The seven principles of offense and defense written below were created by Del Harris. I think they could be very useful in the creation and evaluation of your system of play.
I recently read a Tweet by Five-Star Basketball that listed "The Five Dysfunctions of a Team".
I really found them interesting and wanted to take some time to learn from them.
In some cases, it can be helpful to consider the negatives before the positives.
The Five Dysfunctions of a Team
Trait #1: Absence of Trust
A master teacher's first 3 steps:
1. Collect Information
2. Shape Your Plan
3. Establish Routine and Discipline
The above information was provided by Mike Dunlap on Twitter. I like applying this to the ball screen because it is such a big part of today's basketball.
"Bad shooters are always open." –Pete Carril
"Allowing your team to take contested shots regularly will get you fired. They are invisible turnovers." –Fran Fraschilla
"Shooting percentage is just as much about decision making as it is about technique." –Jeff Van Gundy
Teaching and learning shot selection is critical to team success.
I recently had an idea that I would like to expand on in this blog. The idea is to try and teach better individual and team play through the observation and analysis of turnovers.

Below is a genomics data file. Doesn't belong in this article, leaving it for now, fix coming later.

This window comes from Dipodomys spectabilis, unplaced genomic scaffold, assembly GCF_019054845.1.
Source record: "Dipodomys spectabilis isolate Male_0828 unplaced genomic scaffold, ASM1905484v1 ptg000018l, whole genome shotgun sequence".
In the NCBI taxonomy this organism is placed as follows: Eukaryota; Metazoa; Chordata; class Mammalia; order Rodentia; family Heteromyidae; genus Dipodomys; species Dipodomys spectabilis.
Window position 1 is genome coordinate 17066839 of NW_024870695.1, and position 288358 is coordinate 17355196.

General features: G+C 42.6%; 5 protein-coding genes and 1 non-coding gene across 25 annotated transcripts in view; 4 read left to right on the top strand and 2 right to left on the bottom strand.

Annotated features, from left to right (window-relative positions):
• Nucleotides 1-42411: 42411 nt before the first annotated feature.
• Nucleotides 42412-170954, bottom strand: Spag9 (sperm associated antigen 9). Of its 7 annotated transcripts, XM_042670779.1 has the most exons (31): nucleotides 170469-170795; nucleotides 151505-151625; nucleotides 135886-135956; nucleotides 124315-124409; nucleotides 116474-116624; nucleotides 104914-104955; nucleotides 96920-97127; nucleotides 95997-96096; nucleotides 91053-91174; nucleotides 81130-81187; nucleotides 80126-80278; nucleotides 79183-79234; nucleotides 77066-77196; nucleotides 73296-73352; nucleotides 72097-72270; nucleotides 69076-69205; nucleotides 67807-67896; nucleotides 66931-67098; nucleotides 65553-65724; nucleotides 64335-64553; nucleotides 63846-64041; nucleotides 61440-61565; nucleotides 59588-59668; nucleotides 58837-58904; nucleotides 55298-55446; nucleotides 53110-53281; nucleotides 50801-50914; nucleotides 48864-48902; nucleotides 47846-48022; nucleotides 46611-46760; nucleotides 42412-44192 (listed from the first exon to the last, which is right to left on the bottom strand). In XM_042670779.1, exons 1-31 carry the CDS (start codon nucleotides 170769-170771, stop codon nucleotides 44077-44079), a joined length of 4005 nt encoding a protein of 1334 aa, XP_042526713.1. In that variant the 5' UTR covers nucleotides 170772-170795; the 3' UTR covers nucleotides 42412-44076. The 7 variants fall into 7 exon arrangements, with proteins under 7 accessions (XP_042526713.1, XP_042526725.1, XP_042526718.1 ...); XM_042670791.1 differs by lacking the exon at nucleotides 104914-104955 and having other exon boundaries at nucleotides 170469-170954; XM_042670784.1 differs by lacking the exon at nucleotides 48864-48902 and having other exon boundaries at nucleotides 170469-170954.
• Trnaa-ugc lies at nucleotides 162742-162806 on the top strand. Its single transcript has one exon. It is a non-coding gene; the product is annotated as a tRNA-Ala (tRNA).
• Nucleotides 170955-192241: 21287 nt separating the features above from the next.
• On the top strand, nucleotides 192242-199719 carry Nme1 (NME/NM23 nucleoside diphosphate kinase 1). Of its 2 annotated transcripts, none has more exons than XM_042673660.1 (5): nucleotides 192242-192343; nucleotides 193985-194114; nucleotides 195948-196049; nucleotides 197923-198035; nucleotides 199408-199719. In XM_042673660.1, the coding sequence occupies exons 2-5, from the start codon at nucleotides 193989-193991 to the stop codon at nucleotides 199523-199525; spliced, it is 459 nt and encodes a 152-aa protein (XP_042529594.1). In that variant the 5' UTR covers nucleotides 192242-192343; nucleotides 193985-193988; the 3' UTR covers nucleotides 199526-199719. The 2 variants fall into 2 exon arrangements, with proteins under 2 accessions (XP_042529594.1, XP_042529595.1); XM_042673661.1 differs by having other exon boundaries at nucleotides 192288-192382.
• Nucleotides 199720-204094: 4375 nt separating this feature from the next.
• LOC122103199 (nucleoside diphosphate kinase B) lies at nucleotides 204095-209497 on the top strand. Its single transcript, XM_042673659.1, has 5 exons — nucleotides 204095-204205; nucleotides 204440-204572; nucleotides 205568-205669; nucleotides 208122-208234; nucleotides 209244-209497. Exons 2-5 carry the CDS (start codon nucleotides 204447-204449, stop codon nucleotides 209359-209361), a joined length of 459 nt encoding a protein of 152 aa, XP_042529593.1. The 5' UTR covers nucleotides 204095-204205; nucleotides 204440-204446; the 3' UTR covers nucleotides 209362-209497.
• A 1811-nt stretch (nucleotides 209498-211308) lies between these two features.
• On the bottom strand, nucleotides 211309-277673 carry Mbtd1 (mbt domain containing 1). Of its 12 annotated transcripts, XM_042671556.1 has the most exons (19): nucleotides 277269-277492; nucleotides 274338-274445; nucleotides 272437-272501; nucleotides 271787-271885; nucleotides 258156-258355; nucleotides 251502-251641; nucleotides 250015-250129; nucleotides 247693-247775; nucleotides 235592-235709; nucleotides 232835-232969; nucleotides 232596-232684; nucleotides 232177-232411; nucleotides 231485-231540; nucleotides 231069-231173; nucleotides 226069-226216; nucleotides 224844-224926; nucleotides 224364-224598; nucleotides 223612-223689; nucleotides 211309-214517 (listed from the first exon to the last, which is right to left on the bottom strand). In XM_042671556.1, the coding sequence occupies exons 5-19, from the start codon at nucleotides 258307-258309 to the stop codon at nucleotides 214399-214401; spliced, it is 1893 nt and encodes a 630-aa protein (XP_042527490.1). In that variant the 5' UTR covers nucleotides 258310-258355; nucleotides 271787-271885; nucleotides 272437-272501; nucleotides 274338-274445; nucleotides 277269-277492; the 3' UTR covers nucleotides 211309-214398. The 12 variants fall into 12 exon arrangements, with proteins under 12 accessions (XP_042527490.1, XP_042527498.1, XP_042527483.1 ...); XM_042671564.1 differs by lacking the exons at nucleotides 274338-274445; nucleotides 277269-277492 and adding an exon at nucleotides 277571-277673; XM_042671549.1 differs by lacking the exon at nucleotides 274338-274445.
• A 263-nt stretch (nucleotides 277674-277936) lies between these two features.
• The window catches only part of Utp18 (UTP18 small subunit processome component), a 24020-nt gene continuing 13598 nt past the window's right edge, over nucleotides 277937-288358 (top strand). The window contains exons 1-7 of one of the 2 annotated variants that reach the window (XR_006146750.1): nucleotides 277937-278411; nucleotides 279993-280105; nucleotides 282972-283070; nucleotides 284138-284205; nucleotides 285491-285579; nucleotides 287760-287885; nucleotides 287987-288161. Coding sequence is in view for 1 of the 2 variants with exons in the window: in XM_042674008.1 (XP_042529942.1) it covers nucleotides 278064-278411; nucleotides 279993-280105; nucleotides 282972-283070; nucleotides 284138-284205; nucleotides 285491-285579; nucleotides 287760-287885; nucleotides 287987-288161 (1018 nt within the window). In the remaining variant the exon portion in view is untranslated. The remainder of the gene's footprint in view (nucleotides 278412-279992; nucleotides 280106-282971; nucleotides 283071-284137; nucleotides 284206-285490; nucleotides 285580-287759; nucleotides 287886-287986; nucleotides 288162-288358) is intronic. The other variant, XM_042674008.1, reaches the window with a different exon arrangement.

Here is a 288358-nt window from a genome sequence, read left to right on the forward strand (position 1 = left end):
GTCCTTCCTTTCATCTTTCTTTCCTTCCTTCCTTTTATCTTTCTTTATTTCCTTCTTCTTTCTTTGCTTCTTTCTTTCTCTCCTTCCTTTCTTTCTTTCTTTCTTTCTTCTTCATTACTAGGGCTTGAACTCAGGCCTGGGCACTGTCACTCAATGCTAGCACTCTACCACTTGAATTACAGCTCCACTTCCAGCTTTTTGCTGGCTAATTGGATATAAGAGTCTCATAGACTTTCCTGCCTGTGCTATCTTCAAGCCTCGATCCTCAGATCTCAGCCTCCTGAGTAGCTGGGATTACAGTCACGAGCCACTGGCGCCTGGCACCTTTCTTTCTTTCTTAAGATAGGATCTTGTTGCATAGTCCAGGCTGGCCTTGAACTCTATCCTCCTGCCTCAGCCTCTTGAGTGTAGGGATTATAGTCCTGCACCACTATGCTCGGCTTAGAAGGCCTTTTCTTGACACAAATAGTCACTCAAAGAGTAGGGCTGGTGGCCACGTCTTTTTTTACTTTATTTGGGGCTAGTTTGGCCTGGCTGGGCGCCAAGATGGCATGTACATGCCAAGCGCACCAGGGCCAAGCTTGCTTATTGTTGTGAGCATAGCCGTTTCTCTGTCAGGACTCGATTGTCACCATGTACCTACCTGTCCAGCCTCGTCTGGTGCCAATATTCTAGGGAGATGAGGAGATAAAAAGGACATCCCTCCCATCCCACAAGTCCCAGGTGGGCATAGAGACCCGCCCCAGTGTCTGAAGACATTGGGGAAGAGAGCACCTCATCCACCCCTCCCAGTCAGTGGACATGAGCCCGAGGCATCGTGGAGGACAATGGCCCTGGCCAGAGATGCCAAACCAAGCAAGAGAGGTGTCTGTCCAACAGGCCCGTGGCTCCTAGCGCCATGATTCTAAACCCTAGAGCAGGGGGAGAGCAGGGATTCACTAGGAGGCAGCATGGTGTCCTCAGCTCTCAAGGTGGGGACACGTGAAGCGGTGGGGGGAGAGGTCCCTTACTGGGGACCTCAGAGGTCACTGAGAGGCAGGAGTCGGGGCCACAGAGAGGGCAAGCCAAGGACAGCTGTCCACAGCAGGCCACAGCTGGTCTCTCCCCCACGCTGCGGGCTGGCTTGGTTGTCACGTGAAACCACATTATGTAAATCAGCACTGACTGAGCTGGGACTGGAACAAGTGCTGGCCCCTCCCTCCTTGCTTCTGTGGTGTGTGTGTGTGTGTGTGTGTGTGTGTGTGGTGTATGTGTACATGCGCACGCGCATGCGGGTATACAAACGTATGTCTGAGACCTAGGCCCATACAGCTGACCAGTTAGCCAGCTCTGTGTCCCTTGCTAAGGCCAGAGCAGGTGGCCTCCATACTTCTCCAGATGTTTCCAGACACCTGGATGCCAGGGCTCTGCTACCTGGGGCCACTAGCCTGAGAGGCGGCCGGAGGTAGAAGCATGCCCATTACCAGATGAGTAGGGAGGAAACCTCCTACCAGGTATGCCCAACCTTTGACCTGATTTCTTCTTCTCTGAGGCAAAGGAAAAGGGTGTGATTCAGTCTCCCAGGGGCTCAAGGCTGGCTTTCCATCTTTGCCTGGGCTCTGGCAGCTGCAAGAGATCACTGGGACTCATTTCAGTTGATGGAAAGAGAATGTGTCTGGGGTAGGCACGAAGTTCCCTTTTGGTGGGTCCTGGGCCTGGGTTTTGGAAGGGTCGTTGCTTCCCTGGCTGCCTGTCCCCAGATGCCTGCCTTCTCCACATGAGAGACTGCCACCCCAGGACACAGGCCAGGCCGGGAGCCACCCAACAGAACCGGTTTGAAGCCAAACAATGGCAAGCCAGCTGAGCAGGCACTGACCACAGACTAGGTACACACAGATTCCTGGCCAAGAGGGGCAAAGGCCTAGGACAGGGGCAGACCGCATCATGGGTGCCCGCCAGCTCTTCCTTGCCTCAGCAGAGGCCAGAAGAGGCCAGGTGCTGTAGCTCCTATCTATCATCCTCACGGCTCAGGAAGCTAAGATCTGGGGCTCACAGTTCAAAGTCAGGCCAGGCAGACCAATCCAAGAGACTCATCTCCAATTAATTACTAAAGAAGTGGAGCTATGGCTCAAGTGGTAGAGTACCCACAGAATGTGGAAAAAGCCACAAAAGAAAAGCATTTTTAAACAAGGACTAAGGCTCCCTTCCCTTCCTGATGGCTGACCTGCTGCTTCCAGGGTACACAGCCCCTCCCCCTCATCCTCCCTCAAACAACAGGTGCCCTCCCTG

My current checklist for turnover analysis is listed below:
"Victory favors the team with the fewest errors. It is not the great plays that win games, it's bad plays that lose games." –Bob Knight
I think it would be a really good idea to discuss this quote with your staff or team.
The discussion could begin with….
I am very excited about the speakers I was able to observe at the 2014 Spring Nike Championship Basketball Clinic at Robert Morris University. All of the speakers were excellent. This particular blog will be about the session on "Using Disadvantage Drills to Your Advantage" presented by Frank Allocco of De La Salle High School (CA).
Effective scouting of an opponent is a potential way to obtain a competitive advantage.
Obtaining, organizing, and analyzing information is only part of the equation. The other part is effectively communicating, practicing and implementing a strategy for successful game execution.